There are books that entrap readers—they can’t put them down until they have read them cover to cover. Those books don’t allow readers to do anything else but read because they must know what happens next. This was no such book. No, it was great in a different manner. Plot was not what drove the book, so I felt in no way compelled to finish it in one shot, even though it’s short enough for that. What mattered was the experience of the characters and how they each dealt with the grief of losing someone they loved to suicide. There were so many questions and trying to grapple with all the “why”s in itself was a roller coaster ride with the highs and the lows, that Kite especially, experienced.
During the summer of her GCSEs Kite’s world falls apart. Her best friend, Dawn, commits suicide after a long struggle with feeling under pressure to achieve. Kite’s dad takes her to the Lake District, to give her time and space to grieve. In London Kite is a confident girl, at home in the noisy, bustling city, but in the countryside she feels vulnerable and disorientated. Kite senses Dawn’s spirit around her and is consumed by powerful, confusing emotions – anger, guilt, sadness and frustration, all of which are locked inside. It’s not until she meets local boy, Garth, that Kite begins to open up – talking to a stranger is easier somehow. Kite deeply misses her friend and would do anything to speak to Dawn just once more, to understand why… Otherwise how can she ever say goodbye? A potent story about grief, friendship, acceptance and making your heart whole again.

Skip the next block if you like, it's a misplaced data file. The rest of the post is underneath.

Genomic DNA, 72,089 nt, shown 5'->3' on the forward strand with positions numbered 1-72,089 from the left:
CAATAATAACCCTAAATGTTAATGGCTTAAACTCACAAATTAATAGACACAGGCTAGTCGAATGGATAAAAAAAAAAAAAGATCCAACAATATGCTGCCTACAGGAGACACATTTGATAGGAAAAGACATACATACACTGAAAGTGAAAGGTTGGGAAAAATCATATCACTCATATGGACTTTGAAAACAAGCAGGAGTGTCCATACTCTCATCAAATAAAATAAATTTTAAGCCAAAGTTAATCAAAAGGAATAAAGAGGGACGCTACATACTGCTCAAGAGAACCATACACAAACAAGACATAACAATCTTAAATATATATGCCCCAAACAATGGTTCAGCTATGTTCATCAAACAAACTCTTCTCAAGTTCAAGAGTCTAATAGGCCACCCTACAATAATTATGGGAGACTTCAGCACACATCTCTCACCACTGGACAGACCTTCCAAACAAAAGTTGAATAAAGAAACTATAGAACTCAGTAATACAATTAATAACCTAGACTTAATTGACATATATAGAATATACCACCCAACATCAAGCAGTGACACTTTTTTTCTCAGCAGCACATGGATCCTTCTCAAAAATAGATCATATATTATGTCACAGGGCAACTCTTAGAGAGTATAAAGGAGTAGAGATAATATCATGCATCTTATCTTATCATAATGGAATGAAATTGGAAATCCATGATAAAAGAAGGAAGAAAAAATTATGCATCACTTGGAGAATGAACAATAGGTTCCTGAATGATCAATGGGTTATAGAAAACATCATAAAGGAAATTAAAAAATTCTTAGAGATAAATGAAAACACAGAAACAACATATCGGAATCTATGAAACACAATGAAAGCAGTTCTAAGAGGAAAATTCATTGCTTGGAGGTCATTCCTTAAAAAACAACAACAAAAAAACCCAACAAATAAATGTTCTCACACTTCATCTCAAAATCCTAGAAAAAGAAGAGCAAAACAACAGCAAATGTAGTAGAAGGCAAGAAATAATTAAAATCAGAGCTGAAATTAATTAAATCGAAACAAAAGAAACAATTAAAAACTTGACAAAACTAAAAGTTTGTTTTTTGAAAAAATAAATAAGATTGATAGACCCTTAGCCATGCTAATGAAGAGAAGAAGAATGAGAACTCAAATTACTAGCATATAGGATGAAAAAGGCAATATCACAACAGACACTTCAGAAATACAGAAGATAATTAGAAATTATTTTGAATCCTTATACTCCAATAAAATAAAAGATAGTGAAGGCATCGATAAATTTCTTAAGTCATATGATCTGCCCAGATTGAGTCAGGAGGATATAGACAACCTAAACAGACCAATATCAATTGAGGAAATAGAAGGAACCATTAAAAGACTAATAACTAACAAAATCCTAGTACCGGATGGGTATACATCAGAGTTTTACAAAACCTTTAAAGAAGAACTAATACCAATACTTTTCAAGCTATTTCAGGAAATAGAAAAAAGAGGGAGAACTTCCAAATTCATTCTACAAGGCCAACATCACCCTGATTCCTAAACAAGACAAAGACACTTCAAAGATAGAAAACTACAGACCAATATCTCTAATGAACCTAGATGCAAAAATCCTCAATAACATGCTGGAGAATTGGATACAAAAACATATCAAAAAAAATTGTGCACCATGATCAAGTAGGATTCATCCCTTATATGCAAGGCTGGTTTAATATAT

Kite Spirit is a book that mercilessly tugs at the heart strings. It is for that reason that I broke it down in chunks as I read. Sometimes I had to put it down to think. At other times I had to put it down to collect myself and dry the tears that wouldn’t stop falling. Even though the narrative is in third person and we don’t get to see what’s going on inside Kite’s head, we glimpse the pain in the things she says, her actions and also her dreams. Still, as Kite grappled with her loss, her emotions written in the pages became painfully real. To me, there’s no deeper way to connect with a character. When a book becomes so real to readers who haven’t gone through the same experience, that’s when it comes alive. That is the magic of books.
Personally, I don’t usually like the style of writing Brahmachari adopted very much. Sentences were relatively short and clipped with little variation, so the narrative didn’t flow consistently for me. But in this case it was effective because the resultant breaks in reading, however slight, made me pause and think more than usual while reading. I prefer to lose myself in a story. Suicide is a heavy topic though, so reflecting on my own feelings and responses actually was a good thing. Fiction after all, has a way of holding up a mirror to our reality, even as many of us escape into it to visit another world.